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hat tams says about local offices is correct. That said, generally speaking if you do not have your account at Vanguard, you will have difficulty investing in Vanguard funds, if you can at all. Most funds pay a fee to the brokerage firm who holds the account. For example of Fidelity or Schwab sells you the XYZ fund, the XYZ folks pay some money to Fidelity or Schwab. Vanguard refuses to do that and when we were are Schwab, we could not buy Vanguard funds. Thing may have changed, but the time to know this is before you open an account.
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GWPotter,

You wrote, hat tams says about local offices is correct. That said, generally speaking if you do not have your account at Vanguard, you will have difficulty investing in Vanguard funds, if you can at all. Most funds pay a fee to the brokerage firm who holds the account. For example of Fidelity or Schwab sells you the XYZ fund, the XYZ folks pay some money to Fidelity or Schwab. Vanguard refuses to do that and when we were are Schwab, we could not buy Vanguard funds. Thing may have changed, but the time to know this is before you open an account.

Fidelity and Schwab also have a good selection of mutual funds and ETFs as well as local offices in most US cities. Many of these funds have low expense ratios that are competitive with Vanguard - especially for core indexes.

- Joel
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From a couple of years ago, the research I did then was that Schwab had way and above the largest number of funds and ETFs in their zero commission program, like 3 to 1 over Fidelity. Now, if you have your heart set on a particular fund, it may or may not be in the program, but if choice is the preference, it is pretty compelling.
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I pick my mutual funds based on analysis/reading Morningstar. Vanguard is not always the best.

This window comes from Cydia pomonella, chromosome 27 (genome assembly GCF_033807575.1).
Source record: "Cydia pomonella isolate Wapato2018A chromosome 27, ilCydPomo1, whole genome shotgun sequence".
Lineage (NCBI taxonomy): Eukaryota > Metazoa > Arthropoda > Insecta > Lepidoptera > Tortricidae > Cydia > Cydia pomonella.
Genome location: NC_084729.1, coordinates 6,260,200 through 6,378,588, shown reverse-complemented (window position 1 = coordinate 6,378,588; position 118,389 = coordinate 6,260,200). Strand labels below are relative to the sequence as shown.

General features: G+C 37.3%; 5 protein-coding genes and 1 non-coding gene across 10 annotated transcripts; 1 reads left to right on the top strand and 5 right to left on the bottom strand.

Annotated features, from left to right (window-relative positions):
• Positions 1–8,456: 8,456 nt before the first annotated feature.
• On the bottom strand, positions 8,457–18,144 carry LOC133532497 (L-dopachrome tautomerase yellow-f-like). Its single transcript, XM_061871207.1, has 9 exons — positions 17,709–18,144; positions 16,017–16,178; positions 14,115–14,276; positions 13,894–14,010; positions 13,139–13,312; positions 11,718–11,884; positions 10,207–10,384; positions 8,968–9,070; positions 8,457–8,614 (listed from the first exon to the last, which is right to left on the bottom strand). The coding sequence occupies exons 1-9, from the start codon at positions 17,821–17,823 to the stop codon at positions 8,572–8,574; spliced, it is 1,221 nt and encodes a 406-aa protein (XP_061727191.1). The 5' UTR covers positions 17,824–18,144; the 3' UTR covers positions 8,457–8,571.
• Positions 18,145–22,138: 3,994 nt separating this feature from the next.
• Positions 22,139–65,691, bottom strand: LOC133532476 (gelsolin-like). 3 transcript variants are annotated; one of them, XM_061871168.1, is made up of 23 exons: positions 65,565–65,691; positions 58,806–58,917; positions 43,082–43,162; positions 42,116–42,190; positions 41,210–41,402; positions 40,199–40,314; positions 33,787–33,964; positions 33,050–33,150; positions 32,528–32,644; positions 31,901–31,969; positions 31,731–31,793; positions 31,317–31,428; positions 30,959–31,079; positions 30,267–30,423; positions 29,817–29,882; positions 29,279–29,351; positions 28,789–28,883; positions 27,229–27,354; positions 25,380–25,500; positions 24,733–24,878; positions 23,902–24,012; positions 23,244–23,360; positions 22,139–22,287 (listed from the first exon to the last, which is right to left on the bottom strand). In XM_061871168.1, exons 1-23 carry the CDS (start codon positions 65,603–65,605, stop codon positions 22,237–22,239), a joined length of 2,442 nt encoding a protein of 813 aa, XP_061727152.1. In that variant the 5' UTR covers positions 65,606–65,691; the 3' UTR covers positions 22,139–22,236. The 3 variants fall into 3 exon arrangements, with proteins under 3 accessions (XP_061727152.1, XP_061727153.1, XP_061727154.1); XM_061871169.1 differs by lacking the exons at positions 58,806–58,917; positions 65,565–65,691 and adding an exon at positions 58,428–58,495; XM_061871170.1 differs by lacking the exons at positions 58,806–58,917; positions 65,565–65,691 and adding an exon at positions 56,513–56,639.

But they have a disproportionate representation is the Gold and Silver rated funds - Those ratings are expectations of future performance. The Star system is past performance - and as anybody whose a prospectus knows, past performance may not be found in the future.
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If you are convinced you can only buy certain mutual funds from specific sponsors, you are missing out on a lot. Vanguard no longer has a lock on the lowest cost mutual funds. Others mentioned here have very competitive funds. Also, do not overlook ETFs that are comparable to the mutual funds. ETFs can be bought from any fund sponsor regardless of whether you can buy the sponsor's mutual funds.

Here's an example. I want to invest in the Vanguard Dividend Appreciation fund (VDADX). Because my account is at Schwab, I'm out of luck because they do not offer Vanguard funds. But, wait! There is also a Vanguard Dividend Appreciation ETF (VIG) that is the exact same product and exact same expense ratio. I pay <$5 to buy the ETF and a bit more than $5 to sell it. And, Schwab let's me DRIP the ETF, so that's all the cost I have. Hold this for a few years and the $10 will not matter. (Oddly enough according to Yahoo, VIG pays higher dividends than the mutual fund!)
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As for his second job, will he have access to a 401k there and will it have any company matching contributions? ...
If the new employer does offer a 401k, it will probably have a set of target retirement funds, each managed to plan for a future retirement year. DS should pick the one closest to when he will turn 65. For his Traditional IRA (rollover) and Roth IRA (new cash) investments, he could go with an S&P 500 Index ETF or Mutual Fund (I prefer ETFs because they tend to be lower expense and can be traded on the open market) or a Total Stock Market index fund or ETF.


I've had this same conversation with my kids and new employees at my company:
1. Get all the matching money the company will give you, even if the funds in the 401k aren't what you consider ideal (e.g., 0.07% fee index fund) and even if you want a Roth but they only offer a traditional 401k (not a Roth 401k).
2. If you've got 35 years to work still, you could go with a 100% stock allocation. If there's a market drop soon, you'll be down like a couple thousand dollars. You have decades of salary coming that's not tied to market ups & downs. Each market retraction, you'll be buying stocks "on sale." Low prices are good if you're a net buyer. If that's still too scary, pick an asset allocation (say, 80/20 stocks and bonds) and have your contributions put into two funds in those proportions. Once a year, see if the balance is still at that allocation and rejigger it if not.
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No. of Recommendations: 0
Once again, Thank you to ALL of you! I am amazed at the knowledge generous sharing of same! I have read the entire thread several times. You are a wonderful community.
Thanks again.